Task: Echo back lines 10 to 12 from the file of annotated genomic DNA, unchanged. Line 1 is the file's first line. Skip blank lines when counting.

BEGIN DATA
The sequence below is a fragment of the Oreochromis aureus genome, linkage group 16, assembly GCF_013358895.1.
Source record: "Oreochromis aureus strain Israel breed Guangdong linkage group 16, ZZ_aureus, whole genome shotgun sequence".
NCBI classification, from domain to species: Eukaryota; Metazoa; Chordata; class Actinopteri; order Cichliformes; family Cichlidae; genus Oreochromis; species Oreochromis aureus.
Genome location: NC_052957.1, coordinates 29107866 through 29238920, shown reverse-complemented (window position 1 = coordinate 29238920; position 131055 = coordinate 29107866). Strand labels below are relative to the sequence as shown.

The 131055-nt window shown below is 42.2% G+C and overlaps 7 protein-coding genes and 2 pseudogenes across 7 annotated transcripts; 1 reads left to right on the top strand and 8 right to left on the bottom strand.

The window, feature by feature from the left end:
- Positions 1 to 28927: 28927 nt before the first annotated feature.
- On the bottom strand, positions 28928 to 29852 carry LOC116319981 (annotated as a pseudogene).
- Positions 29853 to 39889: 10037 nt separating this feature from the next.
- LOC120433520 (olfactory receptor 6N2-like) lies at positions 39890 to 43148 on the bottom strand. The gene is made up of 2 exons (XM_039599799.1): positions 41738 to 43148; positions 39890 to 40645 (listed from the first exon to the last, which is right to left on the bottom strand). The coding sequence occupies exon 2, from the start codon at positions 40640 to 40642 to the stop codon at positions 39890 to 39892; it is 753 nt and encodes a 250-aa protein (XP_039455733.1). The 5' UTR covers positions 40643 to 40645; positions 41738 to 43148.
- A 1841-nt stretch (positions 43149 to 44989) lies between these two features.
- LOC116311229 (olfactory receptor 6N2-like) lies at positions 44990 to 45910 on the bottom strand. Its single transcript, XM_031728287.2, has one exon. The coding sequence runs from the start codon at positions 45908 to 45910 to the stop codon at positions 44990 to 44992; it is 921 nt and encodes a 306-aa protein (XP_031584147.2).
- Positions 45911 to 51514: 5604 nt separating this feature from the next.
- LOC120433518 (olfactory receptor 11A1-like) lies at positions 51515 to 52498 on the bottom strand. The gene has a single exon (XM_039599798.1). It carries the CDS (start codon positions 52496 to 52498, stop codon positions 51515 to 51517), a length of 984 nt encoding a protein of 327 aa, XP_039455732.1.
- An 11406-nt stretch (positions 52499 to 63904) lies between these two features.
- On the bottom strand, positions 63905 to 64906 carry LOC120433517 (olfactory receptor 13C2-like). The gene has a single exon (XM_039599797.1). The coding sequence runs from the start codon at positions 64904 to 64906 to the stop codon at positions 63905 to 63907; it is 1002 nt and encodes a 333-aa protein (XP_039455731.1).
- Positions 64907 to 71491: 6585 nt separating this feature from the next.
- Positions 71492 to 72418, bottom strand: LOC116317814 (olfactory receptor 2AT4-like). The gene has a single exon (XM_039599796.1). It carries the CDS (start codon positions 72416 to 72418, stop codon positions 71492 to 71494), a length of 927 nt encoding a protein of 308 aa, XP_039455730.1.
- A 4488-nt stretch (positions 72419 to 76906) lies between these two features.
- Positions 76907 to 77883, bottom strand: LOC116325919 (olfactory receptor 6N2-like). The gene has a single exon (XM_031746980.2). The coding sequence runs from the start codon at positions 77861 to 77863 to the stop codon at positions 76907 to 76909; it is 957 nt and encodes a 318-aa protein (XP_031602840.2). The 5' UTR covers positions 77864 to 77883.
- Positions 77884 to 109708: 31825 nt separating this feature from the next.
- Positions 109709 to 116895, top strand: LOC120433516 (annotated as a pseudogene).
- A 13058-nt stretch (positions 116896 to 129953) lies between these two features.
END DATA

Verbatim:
- LOC120433520 (olfactory receptor 6N2-like) lies at positions 39890 to 43148 on the bottom strand. The gene is made up of 2 exons (XM_039599799.1): positions 41738 to 43148; positions 39890 to 40645 (listed from the first exon to the last, which is right to left on the bottom strand). The coding sequence occupies exon 2, from the start codon at positions 40640 to 40642 to the stop codon at positions 39890 to 39892; it is 753 nt and encodes a 250-aa protein (XP_039455733.1). The 5' UTR covers positions 40643 to 40645; positions 41738 to 43148.
- A 1841-nt stretch (positions 43149 to 44989) lies between these two features.
- LOC116311229 (olfactory receptor 6N2-like) lies at positions 44990 to 45910 on the bottom strand. Its single transcript, XM_031728287.2, has one exon. The coding sequence runs from the start codon at positions 45908 to 45910 to the stop codon at positions 44990 to 44992; it is 921 nt and encodes a 306-aa protein (XP_031584147.2).